A Day in the Life: Dr. Casey Kurtz

Standard

What’s in a name?

milkbonesWhen you stop to think about it, the lengths dogs will go to for a Milkbone are amazing. Sit, stay, lie down, paw, speak, dance, stand, laugh at all my jokes…the list goes on.  And all for a 4.5 cm long x 1 cm deep x 2.8 cm at the widest part, hard, tan-colored, bone-shaped, card-board smelling piece of food. (I recently examined a Milkbone, and the Shroud of Turin has nothing on it after my investigation)

The package information gives no clue to the power a single biscuit holds. Sure, there are Snausages and Pupperoni, I get this, they’re fragrant and greasy, and yet, the Milkbone remains the most recognized and widely used treat. “Treat,” even that euphemism underlies the Milkbone’s role in training and reward.

If only people could be moved by so little. If only, we could be “trained” with such a small incentive. I can see it now; open the door for someone, grab a Milkbone, how about calmly waiting in line, what, another Milkbone, and sitting in rush-hour traffic, here’s a Milkbone. The possibilities loom infinite. What couldn’t be settled over a Milkbone? (Congress would definitely be able to balance a budget…)

What I love about dogs is that eventually, after all the training and Milkbones, (and blood, sweat, and tears…ours, of course) they learn! They will perform without the obligatory treat every time. Eventually, making us happy, and thus, the “good dog” is the reward. (I still recommend a Milkbone from time to time to help keep it real) Perhaps, we should take a page from our dogs. Why can’t we do things just because it makes others happy? Are we too focused on ourselves? Do all of our actions have to benefit us?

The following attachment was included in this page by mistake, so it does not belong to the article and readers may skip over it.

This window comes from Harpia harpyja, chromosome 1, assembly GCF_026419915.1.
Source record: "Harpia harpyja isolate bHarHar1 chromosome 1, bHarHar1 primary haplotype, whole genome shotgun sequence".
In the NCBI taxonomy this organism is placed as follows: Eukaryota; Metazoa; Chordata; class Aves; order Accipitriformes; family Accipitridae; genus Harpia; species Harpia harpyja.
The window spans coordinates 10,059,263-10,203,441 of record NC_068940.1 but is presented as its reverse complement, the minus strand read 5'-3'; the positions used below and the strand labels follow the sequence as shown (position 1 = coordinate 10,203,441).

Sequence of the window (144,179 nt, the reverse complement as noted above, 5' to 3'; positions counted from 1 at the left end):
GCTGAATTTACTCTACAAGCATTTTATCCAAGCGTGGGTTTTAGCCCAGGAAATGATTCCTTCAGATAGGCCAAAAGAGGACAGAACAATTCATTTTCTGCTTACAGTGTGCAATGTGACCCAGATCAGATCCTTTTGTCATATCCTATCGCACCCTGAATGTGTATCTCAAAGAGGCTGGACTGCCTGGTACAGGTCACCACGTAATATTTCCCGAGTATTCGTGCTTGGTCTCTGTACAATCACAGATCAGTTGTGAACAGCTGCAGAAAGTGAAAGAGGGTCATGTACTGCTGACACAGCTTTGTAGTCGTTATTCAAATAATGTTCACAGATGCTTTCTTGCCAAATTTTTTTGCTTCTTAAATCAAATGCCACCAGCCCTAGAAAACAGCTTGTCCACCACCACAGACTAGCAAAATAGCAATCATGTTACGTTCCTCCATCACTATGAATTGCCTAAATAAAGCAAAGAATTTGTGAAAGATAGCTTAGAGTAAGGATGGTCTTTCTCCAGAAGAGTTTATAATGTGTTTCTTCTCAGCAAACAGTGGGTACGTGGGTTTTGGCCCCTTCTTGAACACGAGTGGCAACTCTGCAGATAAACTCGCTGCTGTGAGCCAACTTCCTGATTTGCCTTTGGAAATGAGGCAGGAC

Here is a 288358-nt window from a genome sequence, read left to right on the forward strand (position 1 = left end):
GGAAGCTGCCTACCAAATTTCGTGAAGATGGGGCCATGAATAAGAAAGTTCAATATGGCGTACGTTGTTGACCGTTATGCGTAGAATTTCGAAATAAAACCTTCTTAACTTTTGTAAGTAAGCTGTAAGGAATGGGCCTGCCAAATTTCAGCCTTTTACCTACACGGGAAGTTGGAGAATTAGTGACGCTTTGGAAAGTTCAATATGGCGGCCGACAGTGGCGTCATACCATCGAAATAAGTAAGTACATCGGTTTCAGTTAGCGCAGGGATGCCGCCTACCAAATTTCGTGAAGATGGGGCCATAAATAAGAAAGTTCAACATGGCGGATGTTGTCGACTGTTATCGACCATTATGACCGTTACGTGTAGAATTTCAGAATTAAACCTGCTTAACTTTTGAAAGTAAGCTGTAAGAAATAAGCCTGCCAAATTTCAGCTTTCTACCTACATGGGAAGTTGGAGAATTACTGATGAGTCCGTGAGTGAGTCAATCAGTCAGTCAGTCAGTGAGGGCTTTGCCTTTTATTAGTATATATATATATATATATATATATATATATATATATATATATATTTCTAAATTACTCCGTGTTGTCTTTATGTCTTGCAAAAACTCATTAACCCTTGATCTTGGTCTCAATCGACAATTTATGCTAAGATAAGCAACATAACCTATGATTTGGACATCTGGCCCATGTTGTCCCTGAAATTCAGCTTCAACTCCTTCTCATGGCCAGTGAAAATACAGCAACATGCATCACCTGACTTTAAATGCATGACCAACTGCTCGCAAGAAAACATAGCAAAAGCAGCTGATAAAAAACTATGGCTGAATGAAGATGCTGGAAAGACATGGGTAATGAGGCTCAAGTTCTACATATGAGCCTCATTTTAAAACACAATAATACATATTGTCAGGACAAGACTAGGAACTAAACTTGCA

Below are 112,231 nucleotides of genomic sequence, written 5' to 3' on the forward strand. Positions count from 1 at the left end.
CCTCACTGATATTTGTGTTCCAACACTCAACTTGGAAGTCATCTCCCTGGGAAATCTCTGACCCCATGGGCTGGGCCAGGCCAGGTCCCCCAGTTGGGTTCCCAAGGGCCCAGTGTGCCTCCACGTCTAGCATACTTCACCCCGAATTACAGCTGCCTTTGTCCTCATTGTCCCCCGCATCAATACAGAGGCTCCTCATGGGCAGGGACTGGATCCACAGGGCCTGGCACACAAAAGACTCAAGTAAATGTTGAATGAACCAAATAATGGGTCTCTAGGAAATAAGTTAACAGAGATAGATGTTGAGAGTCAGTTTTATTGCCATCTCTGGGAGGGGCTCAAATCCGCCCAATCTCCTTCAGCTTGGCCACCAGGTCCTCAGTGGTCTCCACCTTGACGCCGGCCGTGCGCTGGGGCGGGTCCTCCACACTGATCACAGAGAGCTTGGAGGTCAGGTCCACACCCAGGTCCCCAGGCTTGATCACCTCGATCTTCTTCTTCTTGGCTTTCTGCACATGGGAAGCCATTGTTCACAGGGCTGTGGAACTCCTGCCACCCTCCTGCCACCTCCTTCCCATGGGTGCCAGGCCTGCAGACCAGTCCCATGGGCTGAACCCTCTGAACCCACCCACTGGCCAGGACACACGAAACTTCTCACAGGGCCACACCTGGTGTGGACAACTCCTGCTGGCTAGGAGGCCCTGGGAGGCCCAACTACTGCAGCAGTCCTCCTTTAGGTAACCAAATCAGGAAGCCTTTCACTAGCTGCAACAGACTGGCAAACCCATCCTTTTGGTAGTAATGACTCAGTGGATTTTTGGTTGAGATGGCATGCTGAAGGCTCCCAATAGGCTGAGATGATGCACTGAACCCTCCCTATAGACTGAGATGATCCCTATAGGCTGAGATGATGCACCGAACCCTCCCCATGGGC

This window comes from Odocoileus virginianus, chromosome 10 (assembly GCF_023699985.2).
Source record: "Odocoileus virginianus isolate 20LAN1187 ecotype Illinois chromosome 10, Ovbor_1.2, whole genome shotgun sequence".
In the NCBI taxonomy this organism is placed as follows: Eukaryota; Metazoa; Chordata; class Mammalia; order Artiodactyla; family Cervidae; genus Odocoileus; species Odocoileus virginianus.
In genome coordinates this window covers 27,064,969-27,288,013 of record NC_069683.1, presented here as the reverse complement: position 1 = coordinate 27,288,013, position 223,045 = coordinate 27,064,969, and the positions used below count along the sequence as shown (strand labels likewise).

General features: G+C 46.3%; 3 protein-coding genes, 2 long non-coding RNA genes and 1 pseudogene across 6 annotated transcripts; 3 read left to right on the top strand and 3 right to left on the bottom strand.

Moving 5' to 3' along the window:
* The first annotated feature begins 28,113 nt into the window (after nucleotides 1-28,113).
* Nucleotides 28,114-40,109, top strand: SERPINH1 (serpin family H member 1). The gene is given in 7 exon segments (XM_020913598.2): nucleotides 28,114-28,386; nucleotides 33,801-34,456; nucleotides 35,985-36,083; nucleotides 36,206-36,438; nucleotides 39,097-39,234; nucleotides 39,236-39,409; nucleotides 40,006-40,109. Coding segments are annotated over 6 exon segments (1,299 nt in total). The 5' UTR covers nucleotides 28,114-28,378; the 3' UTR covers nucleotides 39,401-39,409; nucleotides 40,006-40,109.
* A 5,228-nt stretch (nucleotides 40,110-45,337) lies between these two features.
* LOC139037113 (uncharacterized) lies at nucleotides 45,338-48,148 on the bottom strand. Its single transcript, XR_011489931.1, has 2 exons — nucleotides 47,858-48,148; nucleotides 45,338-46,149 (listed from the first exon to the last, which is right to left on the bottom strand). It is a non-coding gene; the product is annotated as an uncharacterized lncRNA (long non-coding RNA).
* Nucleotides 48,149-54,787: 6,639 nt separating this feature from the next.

As I was thinking these grandiose thoughts of kindness and brotherhood, a car not only swerved in front of me and almost hit me, but the driver also proceeded to flash me a vulgar gesture when I honked my horn as a warning. As I clenched the steering wheel and muttered a few well-chosen phrases, I could only think … Milkbone anyone?

Dr. Casey Kurtz is a staff veterinarian at French Creek Veterinary Hospital in Pottstown, PA
www.frenchcreekvet.com

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One thought on “A Day in the Life: Dr. Casey Kurtz

  1. Thank you for a great way to start the week. I know, personally, I always strive to serve my clients no matter how big an account they are. To me, they are people and I serve them. Each is an individual. Kindness creates a great feeling inside. For me, knowing I have helped someone “just because” is the Milk Bone. 🙂 thank you for sharing your thoughts.

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